Day 147 – Survival skills

There’s probably never a bad time to learn survival skills, but I’ve just finished reading Fever by Deon Meyer about the apocalyptic fall out after a deadly coronavirus takes out most of the population, and considering the world’s current situation, now seemed a good time to learn how to survive without turning to Google.

I don’t doubt that this information exists online somewhere for free, but I once again took advantage of an Udemy sale and signed up for Basic Survival Concepts.

Image by LUM3N from Pixabay

The course was mainly aimed at hikers and campers, focusing on how to pack a “survival kit” in case of emergencies and extended time outdoors. I found this quite interesting, especially when I learnt how the different items can have multiple functions. I don’t think I’ll rush out and acquire everything on the list (there’d be no room left for snacks!), but I’ll definitely always pack a multitool knife, some duct tape, and some orange cotton material in a pack when I go walking. I learned that I can temporarily treat wounds, blisters, sprains, burns and bites with these 3 items, and that was worth the price of the course alone.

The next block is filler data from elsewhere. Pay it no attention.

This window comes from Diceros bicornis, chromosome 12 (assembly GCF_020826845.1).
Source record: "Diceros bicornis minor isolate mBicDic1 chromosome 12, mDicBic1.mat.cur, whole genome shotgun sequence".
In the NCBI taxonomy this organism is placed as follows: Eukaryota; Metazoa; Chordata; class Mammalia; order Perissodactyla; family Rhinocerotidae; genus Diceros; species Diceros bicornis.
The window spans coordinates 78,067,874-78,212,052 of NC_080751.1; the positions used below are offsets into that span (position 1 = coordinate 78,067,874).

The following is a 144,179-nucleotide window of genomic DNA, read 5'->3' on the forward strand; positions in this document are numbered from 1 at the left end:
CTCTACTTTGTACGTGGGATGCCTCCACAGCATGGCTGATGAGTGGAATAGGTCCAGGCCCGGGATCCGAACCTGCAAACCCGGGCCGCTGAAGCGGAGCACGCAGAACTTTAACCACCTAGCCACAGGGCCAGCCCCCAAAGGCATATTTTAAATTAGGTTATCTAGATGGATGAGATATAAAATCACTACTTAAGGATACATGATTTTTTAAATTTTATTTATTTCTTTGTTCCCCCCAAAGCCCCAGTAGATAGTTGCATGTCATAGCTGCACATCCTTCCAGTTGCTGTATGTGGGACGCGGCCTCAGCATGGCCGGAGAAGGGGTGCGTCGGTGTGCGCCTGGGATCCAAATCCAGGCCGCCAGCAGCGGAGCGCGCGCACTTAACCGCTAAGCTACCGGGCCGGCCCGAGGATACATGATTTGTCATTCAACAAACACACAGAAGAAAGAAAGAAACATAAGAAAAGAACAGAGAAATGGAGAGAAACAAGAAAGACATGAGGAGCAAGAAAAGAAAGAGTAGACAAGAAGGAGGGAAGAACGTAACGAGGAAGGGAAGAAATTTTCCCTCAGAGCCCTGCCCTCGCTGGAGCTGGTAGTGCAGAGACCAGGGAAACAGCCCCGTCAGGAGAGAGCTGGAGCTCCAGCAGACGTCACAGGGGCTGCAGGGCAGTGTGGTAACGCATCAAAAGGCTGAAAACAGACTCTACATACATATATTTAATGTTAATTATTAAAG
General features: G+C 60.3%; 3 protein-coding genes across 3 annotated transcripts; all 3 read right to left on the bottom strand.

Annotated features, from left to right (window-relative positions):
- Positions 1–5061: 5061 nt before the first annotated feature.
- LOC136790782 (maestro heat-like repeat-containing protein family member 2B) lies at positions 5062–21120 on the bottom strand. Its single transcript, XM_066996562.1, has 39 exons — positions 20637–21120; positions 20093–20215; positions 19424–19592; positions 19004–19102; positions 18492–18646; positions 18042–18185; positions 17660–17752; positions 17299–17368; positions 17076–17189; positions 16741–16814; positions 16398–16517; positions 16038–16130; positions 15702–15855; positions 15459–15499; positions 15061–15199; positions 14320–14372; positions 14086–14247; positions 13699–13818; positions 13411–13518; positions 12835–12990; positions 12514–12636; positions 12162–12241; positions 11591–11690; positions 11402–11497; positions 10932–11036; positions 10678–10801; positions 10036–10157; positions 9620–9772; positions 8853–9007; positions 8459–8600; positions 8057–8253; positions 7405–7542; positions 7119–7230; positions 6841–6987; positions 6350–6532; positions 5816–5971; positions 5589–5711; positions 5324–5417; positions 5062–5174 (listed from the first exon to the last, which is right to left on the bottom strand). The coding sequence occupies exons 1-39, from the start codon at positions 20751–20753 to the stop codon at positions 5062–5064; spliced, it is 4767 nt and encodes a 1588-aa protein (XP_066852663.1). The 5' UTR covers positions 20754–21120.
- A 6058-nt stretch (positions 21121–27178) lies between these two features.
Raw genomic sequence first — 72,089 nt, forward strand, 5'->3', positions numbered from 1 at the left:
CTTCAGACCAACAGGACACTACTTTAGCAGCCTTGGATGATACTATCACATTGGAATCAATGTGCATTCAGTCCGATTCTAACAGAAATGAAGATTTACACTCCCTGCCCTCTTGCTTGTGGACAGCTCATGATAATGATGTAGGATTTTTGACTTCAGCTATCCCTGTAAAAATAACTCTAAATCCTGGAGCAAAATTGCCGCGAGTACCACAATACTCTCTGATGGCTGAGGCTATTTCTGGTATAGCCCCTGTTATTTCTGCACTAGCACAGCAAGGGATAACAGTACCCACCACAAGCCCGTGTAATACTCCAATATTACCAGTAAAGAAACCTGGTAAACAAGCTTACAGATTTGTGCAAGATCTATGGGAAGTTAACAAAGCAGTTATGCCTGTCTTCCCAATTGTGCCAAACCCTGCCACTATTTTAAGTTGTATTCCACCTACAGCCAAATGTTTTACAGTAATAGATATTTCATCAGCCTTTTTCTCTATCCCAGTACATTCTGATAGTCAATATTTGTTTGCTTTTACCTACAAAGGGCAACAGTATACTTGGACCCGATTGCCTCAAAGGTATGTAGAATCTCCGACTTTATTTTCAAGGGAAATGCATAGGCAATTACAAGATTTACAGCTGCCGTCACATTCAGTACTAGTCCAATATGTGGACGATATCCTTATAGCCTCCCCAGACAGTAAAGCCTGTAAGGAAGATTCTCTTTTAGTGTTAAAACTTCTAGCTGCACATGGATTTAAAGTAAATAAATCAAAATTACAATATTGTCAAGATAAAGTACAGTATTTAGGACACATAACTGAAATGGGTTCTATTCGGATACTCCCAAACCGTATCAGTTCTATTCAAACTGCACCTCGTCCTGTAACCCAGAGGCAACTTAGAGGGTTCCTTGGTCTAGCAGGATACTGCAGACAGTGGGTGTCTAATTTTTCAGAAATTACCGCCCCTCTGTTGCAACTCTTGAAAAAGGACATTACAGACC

One big thing that I wanted to learn, and of course important to survival, is how to make a fire. Thankfully, the course went into depth about which natural materials I could use to ignite a fire, and which practical ones I should keep in a kit – a magnifying glass on my compass is a fantastic idea! The instructor then went through what we should look for in tinder, kindling, and fuel for building a fire so that we can not only keep warm, but disinfect water, and cook food on.

I spent a great afternoon learning all of this: I enjoyed it so much. I love spending time outdoors, sometimes going alone or finding myself without mobile connection, and I do wonder what I would do if anything was to happen. Now I know I can apply any self aid, and build a fire if needed, things I wouldn’t have had a clue about before this. There are many more modules in this course, including shelter, knots, and navigation, that I can’t wait to dig into, things that are truly valuable to learn. Bear Grylls eat your heart out!

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